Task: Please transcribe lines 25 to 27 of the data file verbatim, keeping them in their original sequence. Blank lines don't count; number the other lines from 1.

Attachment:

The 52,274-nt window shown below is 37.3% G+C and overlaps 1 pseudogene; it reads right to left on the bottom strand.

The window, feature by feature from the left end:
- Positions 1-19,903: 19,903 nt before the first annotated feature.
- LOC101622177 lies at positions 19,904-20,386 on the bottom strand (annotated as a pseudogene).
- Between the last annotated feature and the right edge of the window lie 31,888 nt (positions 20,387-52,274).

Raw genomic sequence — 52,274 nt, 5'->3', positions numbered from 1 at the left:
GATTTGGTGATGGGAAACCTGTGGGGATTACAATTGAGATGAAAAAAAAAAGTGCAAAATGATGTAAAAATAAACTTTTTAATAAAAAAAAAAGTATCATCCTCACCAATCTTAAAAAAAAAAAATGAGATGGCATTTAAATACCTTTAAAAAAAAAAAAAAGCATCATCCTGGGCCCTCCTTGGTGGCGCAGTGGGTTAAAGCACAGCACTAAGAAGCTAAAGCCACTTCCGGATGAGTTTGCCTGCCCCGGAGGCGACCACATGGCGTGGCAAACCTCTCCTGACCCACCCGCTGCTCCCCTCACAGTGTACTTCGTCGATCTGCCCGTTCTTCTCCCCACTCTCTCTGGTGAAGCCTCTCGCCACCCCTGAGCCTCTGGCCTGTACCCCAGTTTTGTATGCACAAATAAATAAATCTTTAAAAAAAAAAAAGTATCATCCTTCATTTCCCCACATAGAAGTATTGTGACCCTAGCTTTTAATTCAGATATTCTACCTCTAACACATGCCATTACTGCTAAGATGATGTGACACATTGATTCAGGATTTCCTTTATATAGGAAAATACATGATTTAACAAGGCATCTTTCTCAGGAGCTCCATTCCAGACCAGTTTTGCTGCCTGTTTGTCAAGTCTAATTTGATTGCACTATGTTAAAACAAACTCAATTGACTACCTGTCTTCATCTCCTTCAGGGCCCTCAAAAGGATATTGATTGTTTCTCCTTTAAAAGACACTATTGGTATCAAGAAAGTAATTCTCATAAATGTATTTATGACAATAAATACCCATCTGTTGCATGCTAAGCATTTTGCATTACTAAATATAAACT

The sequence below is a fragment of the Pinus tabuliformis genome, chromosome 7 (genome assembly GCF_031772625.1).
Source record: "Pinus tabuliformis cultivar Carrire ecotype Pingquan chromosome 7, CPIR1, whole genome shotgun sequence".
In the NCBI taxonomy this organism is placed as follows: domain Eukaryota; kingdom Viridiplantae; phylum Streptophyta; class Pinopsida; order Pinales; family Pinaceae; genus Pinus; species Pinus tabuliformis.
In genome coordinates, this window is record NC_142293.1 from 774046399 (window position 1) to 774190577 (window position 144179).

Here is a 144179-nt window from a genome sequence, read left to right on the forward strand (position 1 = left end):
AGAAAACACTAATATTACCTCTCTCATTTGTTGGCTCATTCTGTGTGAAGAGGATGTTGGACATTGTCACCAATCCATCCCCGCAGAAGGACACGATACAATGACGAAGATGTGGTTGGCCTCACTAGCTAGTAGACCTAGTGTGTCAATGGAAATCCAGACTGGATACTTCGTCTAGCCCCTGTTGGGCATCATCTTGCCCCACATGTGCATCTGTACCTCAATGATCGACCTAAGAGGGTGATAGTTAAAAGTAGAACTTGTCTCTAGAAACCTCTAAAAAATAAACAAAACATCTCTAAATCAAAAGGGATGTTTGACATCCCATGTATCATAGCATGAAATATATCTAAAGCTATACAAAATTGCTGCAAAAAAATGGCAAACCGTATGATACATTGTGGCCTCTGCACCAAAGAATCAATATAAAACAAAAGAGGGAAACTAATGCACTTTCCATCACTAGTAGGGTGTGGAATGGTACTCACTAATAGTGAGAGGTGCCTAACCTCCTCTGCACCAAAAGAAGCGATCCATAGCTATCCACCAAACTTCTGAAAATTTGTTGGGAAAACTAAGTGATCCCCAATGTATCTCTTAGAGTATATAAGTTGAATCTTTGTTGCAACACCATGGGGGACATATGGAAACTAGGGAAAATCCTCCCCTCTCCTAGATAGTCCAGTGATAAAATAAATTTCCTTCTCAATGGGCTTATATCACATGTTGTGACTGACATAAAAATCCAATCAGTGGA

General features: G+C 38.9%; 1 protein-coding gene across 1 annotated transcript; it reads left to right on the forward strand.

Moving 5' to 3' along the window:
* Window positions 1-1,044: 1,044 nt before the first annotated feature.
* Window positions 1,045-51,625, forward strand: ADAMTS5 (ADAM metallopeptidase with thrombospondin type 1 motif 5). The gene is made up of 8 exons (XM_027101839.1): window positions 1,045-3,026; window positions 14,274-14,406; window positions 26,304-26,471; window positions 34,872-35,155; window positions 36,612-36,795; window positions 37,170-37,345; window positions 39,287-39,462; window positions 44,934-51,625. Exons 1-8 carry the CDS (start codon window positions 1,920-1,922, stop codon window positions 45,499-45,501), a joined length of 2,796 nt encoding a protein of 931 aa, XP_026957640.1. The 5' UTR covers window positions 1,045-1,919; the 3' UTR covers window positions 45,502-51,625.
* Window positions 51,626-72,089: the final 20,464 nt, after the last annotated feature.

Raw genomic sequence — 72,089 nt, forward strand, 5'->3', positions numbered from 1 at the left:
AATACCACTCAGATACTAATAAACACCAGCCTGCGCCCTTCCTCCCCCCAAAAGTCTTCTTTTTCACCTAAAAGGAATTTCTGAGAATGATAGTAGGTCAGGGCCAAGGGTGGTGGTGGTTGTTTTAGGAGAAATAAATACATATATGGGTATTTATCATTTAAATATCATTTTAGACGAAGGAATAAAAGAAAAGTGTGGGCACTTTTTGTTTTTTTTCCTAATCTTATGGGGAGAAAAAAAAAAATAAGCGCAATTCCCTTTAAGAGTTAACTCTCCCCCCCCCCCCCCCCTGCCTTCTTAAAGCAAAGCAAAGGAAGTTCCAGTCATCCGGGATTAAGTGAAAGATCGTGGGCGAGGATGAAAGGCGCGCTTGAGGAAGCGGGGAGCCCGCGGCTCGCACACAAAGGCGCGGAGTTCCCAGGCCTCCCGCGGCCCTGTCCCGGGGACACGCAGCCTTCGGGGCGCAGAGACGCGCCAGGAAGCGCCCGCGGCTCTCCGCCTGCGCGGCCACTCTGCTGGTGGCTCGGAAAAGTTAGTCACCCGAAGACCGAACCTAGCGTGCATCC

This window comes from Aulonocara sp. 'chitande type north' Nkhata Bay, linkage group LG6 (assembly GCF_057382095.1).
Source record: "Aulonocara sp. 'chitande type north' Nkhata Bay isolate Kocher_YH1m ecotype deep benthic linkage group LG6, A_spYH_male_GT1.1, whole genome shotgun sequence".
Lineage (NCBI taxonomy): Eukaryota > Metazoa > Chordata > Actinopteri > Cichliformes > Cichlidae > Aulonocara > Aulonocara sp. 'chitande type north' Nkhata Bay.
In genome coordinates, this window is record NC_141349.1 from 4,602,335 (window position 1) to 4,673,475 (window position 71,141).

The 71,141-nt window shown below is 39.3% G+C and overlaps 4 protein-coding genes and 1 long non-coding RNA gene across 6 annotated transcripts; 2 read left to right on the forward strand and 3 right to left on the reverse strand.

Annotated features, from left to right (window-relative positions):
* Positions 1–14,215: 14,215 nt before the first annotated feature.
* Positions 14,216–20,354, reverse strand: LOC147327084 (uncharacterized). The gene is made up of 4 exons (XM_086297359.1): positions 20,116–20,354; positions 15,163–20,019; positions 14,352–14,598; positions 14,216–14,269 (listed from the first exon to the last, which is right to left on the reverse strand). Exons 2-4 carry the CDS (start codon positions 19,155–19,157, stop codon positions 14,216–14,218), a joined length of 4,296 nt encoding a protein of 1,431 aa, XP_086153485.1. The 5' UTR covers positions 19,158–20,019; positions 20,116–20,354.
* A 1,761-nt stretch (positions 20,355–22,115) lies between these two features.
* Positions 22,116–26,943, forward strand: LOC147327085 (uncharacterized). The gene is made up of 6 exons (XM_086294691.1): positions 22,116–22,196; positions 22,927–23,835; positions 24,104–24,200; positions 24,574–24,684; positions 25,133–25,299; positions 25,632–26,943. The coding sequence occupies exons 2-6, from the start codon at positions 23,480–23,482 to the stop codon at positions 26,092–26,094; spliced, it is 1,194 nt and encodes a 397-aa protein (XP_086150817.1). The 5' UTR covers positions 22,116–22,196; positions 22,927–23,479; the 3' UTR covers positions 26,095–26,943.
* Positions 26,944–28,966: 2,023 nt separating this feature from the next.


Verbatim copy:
The 71,141-nt window shown below is 39.3% G+C and overlaps 4 protein-coding genes and 1 long non-coding RNA gene across 6 annotated transcripts; 2 read left to right on the forward strand and 3 right to left on the reverse strand.

Annotated features, from left to right (window-relative positions):
* Positions 1–14,215: 14,215 nt before the first annotated feature.